Photo: Thinkstock
Photo: Thinkstock

The first “soap opera” I followed regularly was the original Beverly Hills 90210, back when I was way too young to be exposed to the exploits of Dylan, Brenda, Kelly, Brandon and all the other kids in their zip code. This was the first truly episodic television experience I remember, hanging on until the following week to see if Brenda was going to go off the deep end or if anyone would ever figure out Andrea was too old to still be in high school. It established a certain kind of viewing mindset for me; I wanted an inside look at these character’s problems and I needed it in regular doses.

The next cliffhanging, edge-of-your-seat voyeurism into people’s sordid existences I remember following was the O.J. Simpson trial. Not even Donna Martin’s graduation could compete with the human grotesqueries of one of the most covered trials in history. And they were all real; suddenly, the stakes were so much higher. Aaron Spelling got pushed to the side and we’ve been TMZ-ing ourselves on celebrity scandals ever since. It’s been argued that the Simpson trial in the ’90s led to reality TV in the early 2000s, and it’s not a huge leap to imagine that these two are somehow related.

Now, with all television (even reality) on the wane and binge watching changing our episodic relationship to programming, where are we to get our daily doses of other people’s lives? Look no further than your status feed.

This phenomenon occurred to me recently while browsing Twitter: I looked at the celebrity accounts I follow and realized there was more than one deceased person on the list (Elizabeth Taylor, Maya Angelou, and a couple others too embarrassing to name). I had followed them to death. Then I thought about the living celebrities I followed. Lindsay Lohan, Amanda Bynes, Brett Easton Ellis, and an assortment of even more embarrassing figures have all lived out their dramas publicly on the platform and we’ve been there for our 140 character fixes every time.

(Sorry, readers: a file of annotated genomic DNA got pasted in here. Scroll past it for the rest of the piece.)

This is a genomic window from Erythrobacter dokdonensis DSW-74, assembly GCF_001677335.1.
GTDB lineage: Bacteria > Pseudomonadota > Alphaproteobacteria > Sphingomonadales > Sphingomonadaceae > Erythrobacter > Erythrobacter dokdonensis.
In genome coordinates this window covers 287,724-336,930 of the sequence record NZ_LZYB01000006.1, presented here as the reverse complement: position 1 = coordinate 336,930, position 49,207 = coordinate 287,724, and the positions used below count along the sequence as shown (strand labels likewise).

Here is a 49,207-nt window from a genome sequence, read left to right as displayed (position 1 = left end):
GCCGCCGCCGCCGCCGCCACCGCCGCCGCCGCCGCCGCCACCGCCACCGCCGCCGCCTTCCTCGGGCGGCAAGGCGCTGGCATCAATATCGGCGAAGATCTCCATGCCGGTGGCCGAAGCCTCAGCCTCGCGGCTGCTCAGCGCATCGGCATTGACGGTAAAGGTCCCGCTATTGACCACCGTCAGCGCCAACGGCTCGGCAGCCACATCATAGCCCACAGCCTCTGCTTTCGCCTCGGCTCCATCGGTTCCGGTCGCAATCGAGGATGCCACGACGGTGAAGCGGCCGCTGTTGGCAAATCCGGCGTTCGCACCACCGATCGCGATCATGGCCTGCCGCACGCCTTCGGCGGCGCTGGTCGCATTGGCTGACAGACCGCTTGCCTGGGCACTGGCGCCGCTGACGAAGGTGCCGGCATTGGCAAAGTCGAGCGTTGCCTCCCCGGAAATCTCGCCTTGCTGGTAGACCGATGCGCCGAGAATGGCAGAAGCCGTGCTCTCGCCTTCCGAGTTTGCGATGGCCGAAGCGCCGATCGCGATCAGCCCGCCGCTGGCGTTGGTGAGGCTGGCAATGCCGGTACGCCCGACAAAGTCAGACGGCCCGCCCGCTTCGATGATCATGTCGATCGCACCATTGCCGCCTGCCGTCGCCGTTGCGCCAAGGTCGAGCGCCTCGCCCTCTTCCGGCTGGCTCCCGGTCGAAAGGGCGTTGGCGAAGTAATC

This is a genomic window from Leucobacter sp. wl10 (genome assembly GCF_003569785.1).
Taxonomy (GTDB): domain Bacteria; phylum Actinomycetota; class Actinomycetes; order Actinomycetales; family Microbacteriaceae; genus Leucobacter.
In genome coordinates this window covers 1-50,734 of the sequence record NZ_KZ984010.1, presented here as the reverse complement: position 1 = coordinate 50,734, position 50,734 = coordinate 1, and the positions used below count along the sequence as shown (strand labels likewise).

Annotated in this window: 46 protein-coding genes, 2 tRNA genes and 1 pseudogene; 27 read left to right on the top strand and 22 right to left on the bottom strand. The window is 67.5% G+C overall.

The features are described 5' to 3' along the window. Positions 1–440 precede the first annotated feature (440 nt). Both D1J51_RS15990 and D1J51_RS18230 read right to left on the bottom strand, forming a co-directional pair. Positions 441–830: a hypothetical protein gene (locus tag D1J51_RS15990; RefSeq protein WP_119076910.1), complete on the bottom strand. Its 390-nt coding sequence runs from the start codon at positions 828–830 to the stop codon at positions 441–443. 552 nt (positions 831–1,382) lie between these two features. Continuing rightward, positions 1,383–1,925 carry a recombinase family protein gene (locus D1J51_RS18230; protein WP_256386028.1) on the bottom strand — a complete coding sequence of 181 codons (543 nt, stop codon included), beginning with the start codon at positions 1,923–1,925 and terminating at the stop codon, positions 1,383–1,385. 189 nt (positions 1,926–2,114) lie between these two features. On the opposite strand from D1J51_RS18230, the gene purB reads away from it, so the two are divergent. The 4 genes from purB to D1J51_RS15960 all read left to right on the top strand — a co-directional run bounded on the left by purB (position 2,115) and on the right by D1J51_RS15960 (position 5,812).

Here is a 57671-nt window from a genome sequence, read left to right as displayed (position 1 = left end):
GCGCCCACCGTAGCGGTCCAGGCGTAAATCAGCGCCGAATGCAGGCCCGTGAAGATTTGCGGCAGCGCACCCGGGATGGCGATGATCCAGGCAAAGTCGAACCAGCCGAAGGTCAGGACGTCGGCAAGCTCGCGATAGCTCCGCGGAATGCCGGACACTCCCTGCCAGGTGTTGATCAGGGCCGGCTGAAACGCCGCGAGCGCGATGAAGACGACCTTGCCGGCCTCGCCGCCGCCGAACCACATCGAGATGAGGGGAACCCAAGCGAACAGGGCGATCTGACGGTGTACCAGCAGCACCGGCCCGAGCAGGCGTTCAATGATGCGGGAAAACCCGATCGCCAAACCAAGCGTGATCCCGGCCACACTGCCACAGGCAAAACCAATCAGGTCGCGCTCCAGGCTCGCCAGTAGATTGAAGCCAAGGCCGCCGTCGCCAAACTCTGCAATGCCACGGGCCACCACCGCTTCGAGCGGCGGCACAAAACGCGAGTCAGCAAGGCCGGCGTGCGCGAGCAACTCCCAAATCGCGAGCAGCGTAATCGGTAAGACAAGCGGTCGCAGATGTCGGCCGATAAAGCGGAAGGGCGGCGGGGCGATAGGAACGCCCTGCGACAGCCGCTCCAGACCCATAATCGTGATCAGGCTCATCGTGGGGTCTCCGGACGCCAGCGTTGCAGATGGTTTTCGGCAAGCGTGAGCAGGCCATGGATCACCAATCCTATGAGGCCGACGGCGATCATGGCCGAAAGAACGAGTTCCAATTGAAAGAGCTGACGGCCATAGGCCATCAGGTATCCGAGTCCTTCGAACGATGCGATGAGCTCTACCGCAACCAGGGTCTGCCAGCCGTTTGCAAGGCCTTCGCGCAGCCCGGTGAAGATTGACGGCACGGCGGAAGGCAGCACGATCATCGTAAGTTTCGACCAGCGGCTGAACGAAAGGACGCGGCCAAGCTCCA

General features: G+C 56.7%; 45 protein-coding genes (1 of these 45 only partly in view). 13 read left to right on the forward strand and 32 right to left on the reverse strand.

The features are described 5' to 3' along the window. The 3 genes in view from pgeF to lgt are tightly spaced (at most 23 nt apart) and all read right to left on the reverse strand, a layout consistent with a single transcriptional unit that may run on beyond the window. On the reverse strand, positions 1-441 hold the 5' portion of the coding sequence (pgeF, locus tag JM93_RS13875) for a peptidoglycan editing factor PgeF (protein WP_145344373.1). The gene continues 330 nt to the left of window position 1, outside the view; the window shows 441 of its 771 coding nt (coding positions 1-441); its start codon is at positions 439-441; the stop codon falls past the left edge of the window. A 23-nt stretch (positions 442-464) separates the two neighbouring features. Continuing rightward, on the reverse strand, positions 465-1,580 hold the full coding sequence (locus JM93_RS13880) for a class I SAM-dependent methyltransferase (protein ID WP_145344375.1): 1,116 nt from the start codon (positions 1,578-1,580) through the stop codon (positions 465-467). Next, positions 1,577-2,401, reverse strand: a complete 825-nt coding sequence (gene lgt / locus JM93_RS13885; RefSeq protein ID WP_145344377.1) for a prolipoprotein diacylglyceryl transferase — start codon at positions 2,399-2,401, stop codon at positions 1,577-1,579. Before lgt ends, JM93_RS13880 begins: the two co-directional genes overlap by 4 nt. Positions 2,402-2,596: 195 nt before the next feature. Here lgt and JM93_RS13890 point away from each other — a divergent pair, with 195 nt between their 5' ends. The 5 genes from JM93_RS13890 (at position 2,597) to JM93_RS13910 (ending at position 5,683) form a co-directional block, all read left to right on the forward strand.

When the recent Ryan Chamberlain explosives story broke in San Francisco, I, like many journalists in the city, followed his flight and bizarre postings via Twitter up until the day he was apprehended at Crissy Field. I was actually at a party a few hundred yards away the night he was captured. Of course, the first place I reported it was Twitter so that the people following the soap operatic foibles of my existence could get their fix.

Is social media feed-stalking the serial for the millennial generation? Move the celebrities and local fugitives to the side; haven’t we all followed the drama of a high school classmate’s divorce, a distant cousin’s pregnancy, the splendid Instagrams of a friend’s vacation or any number of other happenings with the same intensity we once used to distract ourselves with soap operas?

In many ways, maybe our cyber voyeurism is bringing us back to our earliest and simplest selves. Instead of obsessing over fictional lives, we’re magically transported to an earlier time in the history of man; we sit around the metaphorical campfire of our devices and tell stories of the other villagers or the people from the neighboring tribe, the tales carried not by the wind but by the currents of social media. Whether you want the scandals of an Anthony Weiner, the shenanigans of a James Franco, the meltdown of a Justin Bieber or just the minutia of an anonymous life, it’s all there in your feed. Tune in regularly for status updates.

Author

Tony Bravo

Tony Bravo is a San Francisco freelancer covering fashion, menswear, lifestyle and entertainment stories. He is a regular contributor to The Bold Italic and the San Francisco Chronicle's Style section.

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